BVF was initially conceived as a solution to high residual gradients following VIV TAVR however, optimal expansion of the THV may be just as important. Suboptimal expansion of a THV following VIV TAVR may lead to leaflet dysfunction and ‘pin wheeling’, which may decrease THV durability (4). Pin-wheeling refers to the ‘pleated’ appearance of the free edges of the redundant leaflets caused by under expansion of the valve (27). Pinwheeling which is often seen in the leaflets of a constrained THV may result in premature degeneration of the bioprosthetic leaflets, even in the setting of normal residual transvalvular gradients (26,28). Bench testing has demonstrated that BVF reduces pinwheeling through optimal expansion of the THV (3). We currently perform BVF on all valves that can be fractured where the THV is not optimally expanded even if residual gradients are not high in order to optimize leaflet function. This might provide a THV durability benefit in all patients who undergo VIV TAVR, regardless of the size of the surgical valve or risk of PPM. However, this hypothesis will require further study and longer follow-up.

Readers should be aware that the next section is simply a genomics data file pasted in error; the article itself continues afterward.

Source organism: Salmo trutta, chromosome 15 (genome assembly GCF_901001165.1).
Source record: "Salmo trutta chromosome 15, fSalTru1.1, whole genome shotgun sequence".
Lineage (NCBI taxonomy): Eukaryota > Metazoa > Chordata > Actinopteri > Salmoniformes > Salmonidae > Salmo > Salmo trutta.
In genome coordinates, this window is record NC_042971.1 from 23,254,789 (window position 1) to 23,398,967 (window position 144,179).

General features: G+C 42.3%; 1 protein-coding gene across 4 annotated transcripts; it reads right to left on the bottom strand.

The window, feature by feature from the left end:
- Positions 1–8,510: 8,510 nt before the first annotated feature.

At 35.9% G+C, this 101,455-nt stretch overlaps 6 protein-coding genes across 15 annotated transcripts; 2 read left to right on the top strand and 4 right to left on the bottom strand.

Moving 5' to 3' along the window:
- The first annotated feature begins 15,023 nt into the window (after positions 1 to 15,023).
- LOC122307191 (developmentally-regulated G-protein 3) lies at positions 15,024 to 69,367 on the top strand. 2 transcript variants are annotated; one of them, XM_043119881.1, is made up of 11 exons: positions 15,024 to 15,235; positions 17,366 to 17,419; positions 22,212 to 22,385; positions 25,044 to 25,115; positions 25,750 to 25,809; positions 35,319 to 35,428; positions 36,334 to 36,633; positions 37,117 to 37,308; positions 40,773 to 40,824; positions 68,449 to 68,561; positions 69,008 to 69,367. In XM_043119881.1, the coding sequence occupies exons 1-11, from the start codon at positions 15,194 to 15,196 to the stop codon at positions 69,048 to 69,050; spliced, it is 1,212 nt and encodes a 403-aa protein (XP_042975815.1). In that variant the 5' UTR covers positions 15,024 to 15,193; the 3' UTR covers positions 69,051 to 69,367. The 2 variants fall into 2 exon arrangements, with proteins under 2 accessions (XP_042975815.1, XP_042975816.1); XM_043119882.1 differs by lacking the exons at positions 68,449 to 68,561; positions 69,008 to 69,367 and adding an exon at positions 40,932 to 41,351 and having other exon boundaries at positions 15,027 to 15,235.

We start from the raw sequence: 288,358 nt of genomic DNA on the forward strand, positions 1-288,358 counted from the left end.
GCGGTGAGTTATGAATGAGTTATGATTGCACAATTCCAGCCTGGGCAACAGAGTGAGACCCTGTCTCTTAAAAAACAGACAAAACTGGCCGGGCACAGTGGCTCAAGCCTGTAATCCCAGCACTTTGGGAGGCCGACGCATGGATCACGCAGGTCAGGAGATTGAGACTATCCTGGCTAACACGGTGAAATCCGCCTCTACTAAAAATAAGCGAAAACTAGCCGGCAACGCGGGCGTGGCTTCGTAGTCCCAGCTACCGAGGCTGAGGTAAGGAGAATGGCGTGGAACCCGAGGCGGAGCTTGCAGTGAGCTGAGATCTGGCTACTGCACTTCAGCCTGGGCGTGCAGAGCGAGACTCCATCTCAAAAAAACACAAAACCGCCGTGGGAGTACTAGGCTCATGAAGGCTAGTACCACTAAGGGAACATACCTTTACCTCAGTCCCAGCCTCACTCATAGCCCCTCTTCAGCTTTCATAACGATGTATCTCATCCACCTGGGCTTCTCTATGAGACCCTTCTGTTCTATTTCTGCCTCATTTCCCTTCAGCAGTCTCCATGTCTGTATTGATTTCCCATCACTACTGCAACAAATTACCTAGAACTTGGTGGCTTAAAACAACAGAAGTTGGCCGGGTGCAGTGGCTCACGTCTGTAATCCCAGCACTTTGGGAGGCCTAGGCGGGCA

Safety of BVF